Project Lead(s): Ratmir Derda
The development of point-of-care devices is a rapidly growing topic of research; but not well developed in low-income countries.
One of the requirements for onsite production of such tests is the identification of simplified alternatives to well-engineered techniques: liquid transport, liquid measurement and dilutions, micro-patterning, weighing and densitometry, centrifugation, etc.
This would enable tests to be produced onsite to diagnose diseases such as malaria, HIV or tuberculosis.
The project team sought to demonstrate that a functional, portable device for the growth of bacteria or amplification of bacteriophage could be created using simple materials (tape, paper, ink and a polydimethyl siloxane membrane).
The division time of E. coli and the amplification of the phage M13 in this device are similar to the rates measured on agar plates and in shaking cultures.
The growth of bacteria with a fluorescent mCherry reporter can be quantified using a flatbed scanner or a cell phone camera.
Permeating devices with commercial-viability dye can be used to detect low-copy numbers of E. coli and visualize microorganisms in environmental samples.
The platform, equipped with bacteria that carry inducible mCherry reporter, could also be used to quantify the concentration of the inducer.
The same platform can be used to perform more complex tests, such as detection of resistant bacteria or detection of low concentrations of bacteria, in a short time (two to three hours) using bacteriophage-based detection.
The project team managed to optimize the different components necessary to develop a working prototype of a multiplex, point-of-care device.
They showed that identical culture platforms can, potentially, be used to quantify the induction of gene expression by an engineered phage or by synthetic transcriptional regulators that respond to clinically relevant molecules.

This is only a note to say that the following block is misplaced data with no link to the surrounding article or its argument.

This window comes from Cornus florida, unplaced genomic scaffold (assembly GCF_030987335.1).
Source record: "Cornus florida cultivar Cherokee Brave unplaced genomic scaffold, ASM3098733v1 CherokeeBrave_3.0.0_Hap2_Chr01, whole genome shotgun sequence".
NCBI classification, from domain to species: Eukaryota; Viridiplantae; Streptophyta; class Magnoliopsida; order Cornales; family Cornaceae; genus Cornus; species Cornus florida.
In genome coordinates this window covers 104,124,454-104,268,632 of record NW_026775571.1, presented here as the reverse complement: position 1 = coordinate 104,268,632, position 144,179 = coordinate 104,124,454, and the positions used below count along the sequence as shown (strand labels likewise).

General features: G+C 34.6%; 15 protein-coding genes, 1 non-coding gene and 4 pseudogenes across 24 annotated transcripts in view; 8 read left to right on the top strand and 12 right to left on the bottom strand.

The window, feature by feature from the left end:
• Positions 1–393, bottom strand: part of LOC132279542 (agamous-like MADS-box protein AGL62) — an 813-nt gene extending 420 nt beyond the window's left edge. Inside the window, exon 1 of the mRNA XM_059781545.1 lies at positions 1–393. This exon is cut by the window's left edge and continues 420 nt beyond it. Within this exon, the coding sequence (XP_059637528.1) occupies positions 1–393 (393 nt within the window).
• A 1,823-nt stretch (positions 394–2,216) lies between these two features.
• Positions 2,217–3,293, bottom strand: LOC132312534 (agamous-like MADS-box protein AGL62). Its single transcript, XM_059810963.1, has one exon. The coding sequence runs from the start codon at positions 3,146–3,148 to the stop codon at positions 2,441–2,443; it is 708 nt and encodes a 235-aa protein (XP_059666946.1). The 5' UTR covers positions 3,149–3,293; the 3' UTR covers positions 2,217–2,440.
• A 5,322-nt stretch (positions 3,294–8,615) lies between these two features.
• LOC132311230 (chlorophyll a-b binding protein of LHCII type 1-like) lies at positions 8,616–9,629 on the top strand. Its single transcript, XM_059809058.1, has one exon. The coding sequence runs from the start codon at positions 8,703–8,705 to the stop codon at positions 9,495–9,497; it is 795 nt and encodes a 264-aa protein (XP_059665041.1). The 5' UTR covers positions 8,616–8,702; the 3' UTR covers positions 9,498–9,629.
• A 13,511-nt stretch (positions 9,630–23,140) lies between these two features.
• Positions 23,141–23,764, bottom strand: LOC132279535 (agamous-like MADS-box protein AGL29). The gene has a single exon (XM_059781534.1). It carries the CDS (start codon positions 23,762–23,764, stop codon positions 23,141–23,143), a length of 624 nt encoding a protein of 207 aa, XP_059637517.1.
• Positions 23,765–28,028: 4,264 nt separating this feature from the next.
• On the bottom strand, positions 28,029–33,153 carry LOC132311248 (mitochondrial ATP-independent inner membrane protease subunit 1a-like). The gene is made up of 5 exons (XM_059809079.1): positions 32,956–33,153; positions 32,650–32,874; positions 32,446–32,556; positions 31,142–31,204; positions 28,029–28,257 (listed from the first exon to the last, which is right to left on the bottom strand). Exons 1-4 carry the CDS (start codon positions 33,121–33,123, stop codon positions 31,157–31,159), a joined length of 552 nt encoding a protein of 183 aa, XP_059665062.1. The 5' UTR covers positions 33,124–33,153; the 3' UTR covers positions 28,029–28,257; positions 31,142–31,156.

The majority of measurement and fabrication procedures were replicated by low-skilled personnel (high-school students) in a low-resource environment (high-school classroom).
The fabrication and performance of the device was tested in a low-resource laboratory setting by researchers in Nairobi, Kenya.
These findings suggest that the platform – a combination of paper based culture platform and bacteriophage-based detection – can be used as both an educational tool and as a diagnostic tool in low-resource environments worldwide.
The team organized an international diagnostic workshop in Kenya. The venue attracted more than 30 presenters and 126 participants (39 international and 87 African). The organizers and 17 other presenters demonstrated production and use of culture platforms and other diagnostic devices onsite in Nairobi. The attendees of the hands-on workshop developed and published a policy proposal in PLOS Neglected Tropical Diseases that proposes steps towards accelerated development of new types of diagnostic devices.
A video was also produced at the workshop in Kenya, demonstrating the theoretical use of point-of-care diagnostic tests, which can be used for learning purposes.